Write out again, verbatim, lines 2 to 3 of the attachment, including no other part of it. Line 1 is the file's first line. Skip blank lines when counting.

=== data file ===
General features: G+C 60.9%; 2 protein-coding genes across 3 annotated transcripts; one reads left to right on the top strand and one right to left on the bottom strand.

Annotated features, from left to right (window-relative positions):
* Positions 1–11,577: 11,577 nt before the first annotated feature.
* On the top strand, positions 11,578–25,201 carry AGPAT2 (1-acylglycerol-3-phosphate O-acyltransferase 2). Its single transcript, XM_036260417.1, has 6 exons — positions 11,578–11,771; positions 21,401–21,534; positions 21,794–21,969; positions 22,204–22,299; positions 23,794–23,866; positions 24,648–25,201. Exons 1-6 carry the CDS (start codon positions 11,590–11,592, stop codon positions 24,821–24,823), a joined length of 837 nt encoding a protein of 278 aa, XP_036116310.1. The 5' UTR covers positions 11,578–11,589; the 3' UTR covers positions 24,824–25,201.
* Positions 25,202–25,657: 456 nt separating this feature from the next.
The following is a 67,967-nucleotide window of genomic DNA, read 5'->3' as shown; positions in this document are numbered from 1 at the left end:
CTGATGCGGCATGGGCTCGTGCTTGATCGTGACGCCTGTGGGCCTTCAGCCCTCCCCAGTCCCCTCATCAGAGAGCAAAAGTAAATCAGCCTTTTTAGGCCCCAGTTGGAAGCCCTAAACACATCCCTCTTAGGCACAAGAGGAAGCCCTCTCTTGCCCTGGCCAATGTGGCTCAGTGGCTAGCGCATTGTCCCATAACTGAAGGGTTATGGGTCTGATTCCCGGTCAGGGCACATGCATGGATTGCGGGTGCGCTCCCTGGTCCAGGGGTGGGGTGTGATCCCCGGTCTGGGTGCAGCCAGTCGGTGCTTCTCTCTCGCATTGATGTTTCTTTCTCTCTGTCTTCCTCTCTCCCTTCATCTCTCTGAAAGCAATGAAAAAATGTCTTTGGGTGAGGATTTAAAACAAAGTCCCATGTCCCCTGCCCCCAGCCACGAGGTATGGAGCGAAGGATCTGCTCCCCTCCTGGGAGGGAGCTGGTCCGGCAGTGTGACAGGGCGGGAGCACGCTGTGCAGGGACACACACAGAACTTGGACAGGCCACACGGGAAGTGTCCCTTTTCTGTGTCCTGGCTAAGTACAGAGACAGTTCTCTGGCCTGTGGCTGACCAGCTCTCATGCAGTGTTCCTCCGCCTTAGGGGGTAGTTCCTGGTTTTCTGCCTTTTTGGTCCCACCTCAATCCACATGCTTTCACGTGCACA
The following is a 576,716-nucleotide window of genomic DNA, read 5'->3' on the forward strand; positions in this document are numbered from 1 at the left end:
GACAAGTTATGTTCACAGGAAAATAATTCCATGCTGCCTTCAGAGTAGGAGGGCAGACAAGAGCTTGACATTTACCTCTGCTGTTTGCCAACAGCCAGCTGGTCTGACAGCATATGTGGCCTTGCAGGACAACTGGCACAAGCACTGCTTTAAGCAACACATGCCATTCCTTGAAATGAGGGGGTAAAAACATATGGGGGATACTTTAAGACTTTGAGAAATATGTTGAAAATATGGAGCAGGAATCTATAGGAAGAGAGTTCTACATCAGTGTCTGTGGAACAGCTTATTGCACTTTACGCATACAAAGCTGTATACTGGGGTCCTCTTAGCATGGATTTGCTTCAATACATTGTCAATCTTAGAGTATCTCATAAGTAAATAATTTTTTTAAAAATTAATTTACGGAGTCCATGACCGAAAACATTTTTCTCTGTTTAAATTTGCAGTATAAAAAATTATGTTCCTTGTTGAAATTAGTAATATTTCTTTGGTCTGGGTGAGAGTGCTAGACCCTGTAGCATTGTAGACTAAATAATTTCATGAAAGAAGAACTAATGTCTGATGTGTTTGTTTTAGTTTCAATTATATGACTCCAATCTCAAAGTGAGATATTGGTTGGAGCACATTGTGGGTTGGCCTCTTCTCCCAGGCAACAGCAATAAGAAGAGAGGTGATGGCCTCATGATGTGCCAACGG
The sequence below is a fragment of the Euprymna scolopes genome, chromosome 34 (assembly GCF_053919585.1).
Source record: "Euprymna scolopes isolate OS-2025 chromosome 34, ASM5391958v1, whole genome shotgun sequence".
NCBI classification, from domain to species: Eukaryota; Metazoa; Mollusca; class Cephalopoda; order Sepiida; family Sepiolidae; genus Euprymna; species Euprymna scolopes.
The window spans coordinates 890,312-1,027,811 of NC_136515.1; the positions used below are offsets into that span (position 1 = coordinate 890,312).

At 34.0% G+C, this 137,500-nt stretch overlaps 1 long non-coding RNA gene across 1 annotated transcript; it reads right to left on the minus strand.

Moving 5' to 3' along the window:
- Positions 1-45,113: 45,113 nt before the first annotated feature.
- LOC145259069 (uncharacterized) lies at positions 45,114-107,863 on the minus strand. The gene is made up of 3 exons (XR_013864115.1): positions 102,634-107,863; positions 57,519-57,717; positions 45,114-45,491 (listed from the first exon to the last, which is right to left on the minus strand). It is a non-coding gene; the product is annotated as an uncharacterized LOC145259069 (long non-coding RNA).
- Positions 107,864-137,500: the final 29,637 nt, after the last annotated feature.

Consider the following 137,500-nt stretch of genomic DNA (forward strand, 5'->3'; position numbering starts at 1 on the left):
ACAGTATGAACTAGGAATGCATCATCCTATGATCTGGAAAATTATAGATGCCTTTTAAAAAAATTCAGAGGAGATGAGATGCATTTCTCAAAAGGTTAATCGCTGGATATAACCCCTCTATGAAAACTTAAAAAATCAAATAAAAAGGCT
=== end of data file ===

Annotated features, from left to right (window-relative positions):
* Positions 1–11,577: 11,577 nt before the first annotated feature.